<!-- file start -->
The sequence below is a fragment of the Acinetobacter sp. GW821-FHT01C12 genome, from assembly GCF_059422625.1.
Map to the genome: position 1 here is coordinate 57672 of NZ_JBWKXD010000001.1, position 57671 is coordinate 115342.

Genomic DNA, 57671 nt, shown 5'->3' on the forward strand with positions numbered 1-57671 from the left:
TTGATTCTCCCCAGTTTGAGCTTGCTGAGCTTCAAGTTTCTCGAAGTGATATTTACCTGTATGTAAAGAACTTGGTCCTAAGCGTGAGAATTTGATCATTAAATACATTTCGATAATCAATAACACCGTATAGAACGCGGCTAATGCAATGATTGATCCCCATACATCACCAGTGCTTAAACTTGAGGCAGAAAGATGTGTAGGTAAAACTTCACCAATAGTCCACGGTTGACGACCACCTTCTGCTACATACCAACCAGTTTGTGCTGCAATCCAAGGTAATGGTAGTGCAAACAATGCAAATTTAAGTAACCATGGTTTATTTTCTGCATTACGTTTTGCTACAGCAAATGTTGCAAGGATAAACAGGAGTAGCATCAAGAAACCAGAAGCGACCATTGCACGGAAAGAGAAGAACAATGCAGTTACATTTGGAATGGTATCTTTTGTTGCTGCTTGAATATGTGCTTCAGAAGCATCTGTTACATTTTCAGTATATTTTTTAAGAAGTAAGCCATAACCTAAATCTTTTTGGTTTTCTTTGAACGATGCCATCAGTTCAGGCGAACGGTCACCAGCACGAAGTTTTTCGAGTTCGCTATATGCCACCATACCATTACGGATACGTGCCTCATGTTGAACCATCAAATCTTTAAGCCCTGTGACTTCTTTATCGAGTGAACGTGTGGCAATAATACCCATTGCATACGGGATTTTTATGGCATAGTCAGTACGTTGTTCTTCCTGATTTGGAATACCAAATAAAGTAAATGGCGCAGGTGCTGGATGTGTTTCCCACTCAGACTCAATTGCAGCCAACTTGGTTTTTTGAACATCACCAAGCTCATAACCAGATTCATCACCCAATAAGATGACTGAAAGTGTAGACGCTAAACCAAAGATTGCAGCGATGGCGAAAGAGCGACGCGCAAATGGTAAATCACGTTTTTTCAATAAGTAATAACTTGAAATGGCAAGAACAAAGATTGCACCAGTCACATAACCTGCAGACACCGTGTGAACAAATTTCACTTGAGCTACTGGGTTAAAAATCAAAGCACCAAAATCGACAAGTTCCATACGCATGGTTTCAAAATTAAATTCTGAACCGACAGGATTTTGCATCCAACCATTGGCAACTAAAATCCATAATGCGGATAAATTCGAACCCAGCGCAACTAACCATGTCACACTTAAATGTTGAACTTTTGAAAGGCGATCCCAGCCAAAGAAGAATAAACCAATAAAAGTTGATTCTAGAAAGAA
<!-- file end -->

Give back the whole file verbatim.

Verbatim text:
The sequence below is a fragment of the Acinetobacter sp. GW821-FHT01C12 genome, from assembly GCF_059422625.1.
Map to the genome: position 1 here is coordinate 57672 of NZ_JBWKXD010000001.1, position 57671 is coordinate 115342.

Genomic DNA, 57671 nt, shown 5'->3' on the forward strand with positions numbered 1-57671 from the left:
TTGATTCTCCCCAGTTTGAGCTTGCTGAGCTTCAAGTTTCTCGAAGTGATATTTACCTGTATGTAAAGAACTTGGTCCTAAGCGTGAGAATTTGATCATTAAATACATTTCGATAATCAATAACACCGTATAGAACGCGGCTAATGCAATGATTGATCCCCATACATCACCAGTGCTTAAACTTGAGGCAGAAAGATGTGTAGGTAAAACTTCACCAATAGTCCACGGTTGACGACCACCTTCTGCTACATACCAACCAGTTTGTGCTGCAATCCAAGGTAATGGTAGTGCAAACAATGCAAATTTAAGTAACCATGGTTTATTTTCTGCATTACGTTTTGCTACAGCAAATGTTGCAAGGATAAACAGGAGTAGCATCAAGAAACCAGAAGCGACCATTGCACGGAAAGAGAAGAACAATGCAGTTACATTTGGAATGGTATCTTTTGTTGCTGCTTGAATATGTGCTTCAGAAGCATCTGTTACATTTTCAGTATATTTTTTAAGAAGTAAGCCATAACCTAAATCTTTTTGGTTTTCTTTGAACGATGCCATCAGTTCAGGCGAACGGTCACCAGCACGAAGTTTTTCGAGTTCGCTATATGCCACCATACCATTACGGATACGTGCCTCATGTTGAACCATCAAATCTTTAAGCCCTGTGACTTCTTTATCGAGTGAACGTGTGGCAATAATACCCATTGCATACGGGATTTTTATGGCATAGTCAGTACGTTGTTCTTCCTGATTTGGAATACCAAATAAAGTAAATGGCGCAGGTGCTGGATGTGTTTCCCACTCAGACTCAATTGCAGCCAACTTGGTTTTTTGAACATCACCAAGCTCATAACCAGATTCATCACCCAATAAGATGACTGAAAGTGTAGACGCTAAACCAAAGATTGCAGCGATGGCGAAAGAGCGACGCGCAAATGGTAAATCACGTTTTTTCAATAAGTAATAACTTGAAATGGCAAGAACAAAGATTGCACCAGTCACATAACCTGCAGACACCGTGTGAACAAATTTCACTTGAGCTACTGGGTTAAAAATCAAAGCACCAAAATCGACAAGTTCCATACGCATGGTTTCAAAATTAAATTCTGAACCGACAGGATTTTGCATCCAACCATTGGCAACTAAAATCCATAATGCGGATAAATTCGAACCCAGCGCAACTAACCATGTCACACTTAAATGTTGAACTTTTGAAAGGCGATCCCAGCCAAAGAAGAATAAACCAATAAAAGTTGATTCTAGAAAGAA